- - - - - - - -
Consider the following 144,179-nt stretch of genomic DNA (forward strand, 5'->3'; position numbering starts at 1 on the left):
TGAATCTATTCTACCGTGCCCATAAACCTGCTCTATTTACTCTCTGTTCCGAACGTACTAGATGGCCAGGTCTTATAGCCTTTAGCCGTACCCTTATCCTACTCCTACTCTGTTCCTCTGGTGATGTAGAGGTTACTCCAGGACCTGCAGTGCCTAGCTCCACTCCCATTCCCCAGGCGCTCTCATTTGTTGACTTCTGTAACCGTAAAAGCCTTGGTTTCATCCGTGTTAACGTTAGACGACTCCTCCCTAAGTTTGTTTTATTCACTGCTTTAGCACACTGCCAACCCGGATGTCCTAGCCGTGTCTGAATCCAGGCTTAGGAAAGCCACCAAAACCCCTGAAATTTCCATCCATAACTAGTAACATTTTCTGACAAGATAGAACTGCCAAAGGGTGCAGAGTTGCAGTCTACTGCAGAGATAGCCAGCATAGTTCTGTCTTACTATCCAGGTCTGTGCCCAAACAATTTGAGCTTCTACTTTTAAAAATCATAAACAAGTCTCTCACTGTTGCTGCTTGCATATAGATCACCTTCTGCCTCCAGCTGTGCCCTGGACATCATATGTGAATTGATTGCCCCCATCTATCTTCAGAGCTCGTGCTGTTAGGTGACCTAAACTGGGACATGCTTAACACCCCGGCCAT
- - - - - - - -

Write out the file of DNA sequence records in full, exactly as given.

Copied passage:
Consider the following 144,179-nt stretch of genomic DNA (forward strand, 5'->3'; position numbering starts at 1 on the left):
TGAATCTATTCTACCGTGCCCATAAACCTGCTCTATTTACTCTCTGTTCCGAACGTACTAGATGGCCAGGTCTTATAGCCTTTAGCCGTACCCTTATCCTACTCCTACTCTGTTCCTCTGGTGATGTAGAGGTTACTCCAGGACCTGCAGTGCCTAGCTCCACTCCCATTCCCCAGGCGCTCTCATTTGTTGACTTCTGTAACCGTAAAAGCCTTGGTTTCATCCGTGTTAACGTTAGACGACTCCTCCCTAAGTTTGTTTTATTCACTGCTTTAGCACACTGCCAACCCGGATGTCCTAGCCGTGTCTGAATCCAGGCTTAGGAAAGCCACCAAAACCCCTGAAATTTCCATCCATAACTAGTAACATTTTCTGACAAGATAGAACTGCCAAAGGGTGCAGAGTTGCAGTCTACTGCAGAGATAGCCAGCATAGTTCTGTCTTACTATCCAGGTCTGTGCCCAAACAATTTGAGCTTCTACTTTTAAAAATCATAAACAAGTCTCTCACTGTTGCTGCTTGCATATAGATCACCTTCTGCCTCCAGCTGTGCCCTGGACATCATATGTGAATTGATTGCCCCCATCTATCTTCAGAGCTCGTGCTGTTAGGTGACCTAAACTGGGACATGCTTAACACCCCGGCCAT